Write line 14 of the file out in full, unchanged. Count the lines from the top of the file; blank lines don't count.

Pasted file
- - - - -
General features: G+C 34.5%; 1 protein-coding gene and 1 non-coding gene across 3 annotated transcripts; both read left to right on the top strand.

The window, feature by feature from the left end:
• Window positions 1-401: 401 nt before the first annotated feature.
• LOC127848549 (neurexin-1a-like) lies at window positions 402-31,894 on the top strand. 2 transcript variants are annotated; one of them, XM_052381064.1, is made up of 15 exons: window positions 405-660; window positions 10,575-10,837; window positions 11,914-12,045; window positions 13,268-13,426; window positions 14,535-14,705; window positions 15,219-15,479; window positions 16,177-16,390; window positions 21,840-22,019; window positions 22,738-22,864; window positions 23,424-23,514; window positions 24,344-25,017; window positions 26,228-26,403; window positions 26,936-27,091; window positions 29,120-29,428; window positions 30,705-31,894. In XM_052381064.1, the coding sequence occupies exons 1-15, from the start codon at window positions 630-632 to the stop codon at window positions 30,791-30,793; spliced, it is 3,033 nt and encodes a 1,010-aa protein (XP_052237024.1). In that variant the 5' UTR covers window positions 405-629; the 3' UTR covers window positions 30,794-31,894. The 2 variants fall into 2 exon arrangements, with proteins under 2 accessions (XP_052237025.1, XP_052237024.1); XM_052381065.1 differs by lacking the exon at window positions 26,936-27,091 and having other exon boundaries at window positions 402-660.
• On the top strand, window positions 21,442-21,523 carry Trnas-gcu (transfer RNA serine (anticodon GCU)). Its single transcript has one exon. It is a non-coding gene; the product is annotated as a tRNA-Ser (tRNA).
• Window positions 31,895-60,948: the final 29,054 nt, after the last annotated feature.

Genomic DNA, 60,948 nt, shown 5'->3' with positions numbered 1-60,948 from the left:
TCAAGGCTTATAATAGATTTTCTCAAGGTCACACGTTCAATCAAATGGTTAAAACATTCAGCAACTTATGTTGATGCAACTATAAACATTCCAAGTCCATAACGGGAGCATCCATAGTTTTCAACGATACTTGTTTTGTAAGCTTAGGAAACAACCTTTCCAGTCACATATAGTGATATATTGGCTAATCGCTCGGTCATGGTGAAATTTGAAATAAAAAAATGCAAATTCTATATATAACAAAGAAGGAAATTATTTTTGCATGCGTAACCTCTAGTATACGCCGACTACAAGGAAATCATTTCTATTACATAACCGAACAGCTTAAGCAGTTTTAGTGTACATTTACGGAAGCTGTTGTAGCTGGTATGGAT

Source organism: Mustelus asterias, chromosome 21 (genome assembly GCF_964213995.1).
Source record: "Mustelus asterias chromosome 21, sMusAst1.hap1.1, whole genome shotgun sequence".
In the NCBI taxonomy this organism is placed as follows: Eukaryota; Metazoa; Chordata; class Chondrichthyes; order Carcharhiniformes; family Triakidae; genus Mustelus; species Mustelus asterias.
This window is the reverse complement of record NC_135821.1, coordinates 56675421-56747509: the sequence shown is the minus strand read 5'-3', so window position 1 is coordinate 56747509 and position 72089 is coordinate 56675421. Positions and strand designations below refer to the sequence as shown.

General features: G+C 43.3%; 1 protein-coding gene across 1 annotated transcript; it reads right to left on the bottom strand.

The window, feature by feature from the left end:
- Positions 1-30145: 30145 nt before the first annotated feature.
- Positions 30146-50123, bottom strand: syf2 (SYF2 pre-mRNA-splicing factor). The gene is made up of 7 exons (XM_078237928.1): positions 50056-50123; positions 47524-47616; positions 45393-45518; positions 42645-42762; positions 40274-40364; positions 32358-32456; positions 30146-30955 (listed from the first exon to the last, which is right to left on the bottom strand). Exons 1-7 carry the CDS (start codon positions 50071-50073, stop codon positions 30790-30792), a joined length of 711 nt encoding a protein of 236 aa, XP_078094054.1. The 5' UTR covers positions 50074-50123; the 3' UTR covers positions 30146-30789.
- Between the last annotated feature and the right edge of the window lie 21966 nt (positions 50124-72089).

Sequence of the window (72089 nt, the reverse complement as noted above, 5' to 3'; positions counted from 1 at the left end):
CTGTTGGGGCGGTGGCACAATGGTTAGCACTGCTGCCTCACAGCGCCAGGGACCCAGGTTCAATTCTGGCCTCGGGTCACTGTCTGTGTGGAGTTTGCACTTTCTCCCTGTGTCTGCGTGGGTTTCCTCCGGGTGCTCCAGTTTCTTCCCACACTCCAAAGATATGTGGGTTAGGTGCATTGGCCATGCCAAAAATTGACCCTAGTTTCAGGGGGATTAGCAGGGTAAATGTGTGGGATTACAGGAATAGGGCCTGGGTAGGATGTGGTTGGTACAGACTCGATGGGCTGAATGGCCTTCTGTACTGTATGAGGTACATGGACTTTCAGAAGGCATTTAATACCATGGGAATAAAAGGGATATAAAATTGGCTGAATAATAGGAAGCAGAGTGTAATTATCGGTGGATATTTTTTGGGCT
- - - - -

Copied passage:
The window, feature by feature from the left end: